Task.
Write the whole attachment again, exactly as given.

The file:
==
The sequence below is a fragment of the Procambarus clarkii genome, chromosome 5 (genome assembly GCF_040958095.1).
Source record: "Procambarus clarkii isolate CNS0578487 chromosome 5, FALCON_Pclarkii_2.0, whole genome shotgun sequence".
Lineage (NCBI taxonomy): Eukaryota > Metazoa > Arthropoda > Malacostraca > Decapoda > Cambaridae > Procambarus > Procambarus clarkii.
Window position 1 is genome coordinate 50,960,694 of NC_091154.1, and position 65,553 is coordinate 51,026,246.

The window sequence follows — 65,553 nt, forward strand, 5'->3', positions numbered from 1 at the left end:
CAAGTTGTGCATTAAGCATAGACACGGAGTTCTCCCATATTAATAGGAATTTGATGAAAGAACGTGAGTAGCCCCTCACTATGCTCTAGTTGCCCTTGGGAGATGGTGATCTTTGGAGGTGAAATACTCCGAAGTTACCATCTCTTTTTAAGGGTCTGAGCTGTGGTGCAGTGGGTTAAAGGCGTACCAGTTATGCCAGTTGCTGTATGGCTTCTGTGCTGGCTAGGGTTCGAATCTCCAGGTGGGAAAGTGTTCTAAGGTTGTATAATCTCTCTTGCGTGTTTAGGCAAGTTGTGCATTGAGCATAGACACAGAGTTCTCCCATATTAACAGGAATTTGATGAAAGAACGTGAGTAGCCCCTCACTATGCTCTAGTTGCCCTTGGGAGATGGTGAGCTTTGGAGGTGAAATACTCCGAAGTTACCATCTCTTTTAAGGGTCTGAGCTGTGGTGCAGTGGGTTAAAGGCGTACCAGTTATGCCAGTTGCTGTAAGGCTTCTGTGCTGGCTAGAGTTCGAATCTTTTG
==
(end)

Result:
The sequence below is a fragment of the Procambarus clarkii genome, chromosome 5 (genome assembly GCF_040958095.1).
Source record: "Procambarus clarkii isolate CNS0578487 chromosome 5, FALCON_Pclarkii_2.0, whole genome shotgun sequence".
Lineage (NCBI taxonomy): Eukaryota > Metazoa > Arthropoda > Malacostraca > Decapoda > Cambaridae > Procambarus > Procambarus clarkii.
Window position 1 is genome coordinate 50,960,694 of NC_091154.1, and position 65,553 is coordinate 51,026,246.

The window sequence follows — 65,553 nt, forward strand, 5'->3', positions numbered from 1 at the left end:
CAAGTTGTGCATTAAGCATAGACACGGAGTTCTCCCATATTAATAGGAATTTGATGAAAGAACGTGAGTAGCCCCTCACTATGCTCTAGTTGCCCTTGGGAGATGGTGATCTTTGGAGGTGAAATACTCCGAAGTTACCATCTCTTTTTAAGGGTCTGAGCTGTGGTGCAGTGGGTTAAAGGCGTACCAGTTATGCCAGTTGCTGTATGGCTTCTGTGCTGGCTAGGGTTCGAATCTCCAGGTGGGAAAGTGTTCTAAGGTTGTATAATCTCTCTTGCGTGTTTAGGCAAGTTGTGCATTGAGCATAGACACAGAGTTCTCCCATATTAACAGGAATTTGATGAAAGAACGTGAGTAGCCCCTCACTATGCTCTAGTTGCCCTTGGGAGATGGTGAGCTTTGGAGGTGAAATACTCCGAAGTTACCATCTCTTTTAAGGGTCTGAGCTGTGGTGCAGTGGGTTAAAGGCGTACCAGTTATGCCAGTTGCTGTAAGGCTTCTGTGCTGGCTAGAGTTCGAATCTTTTG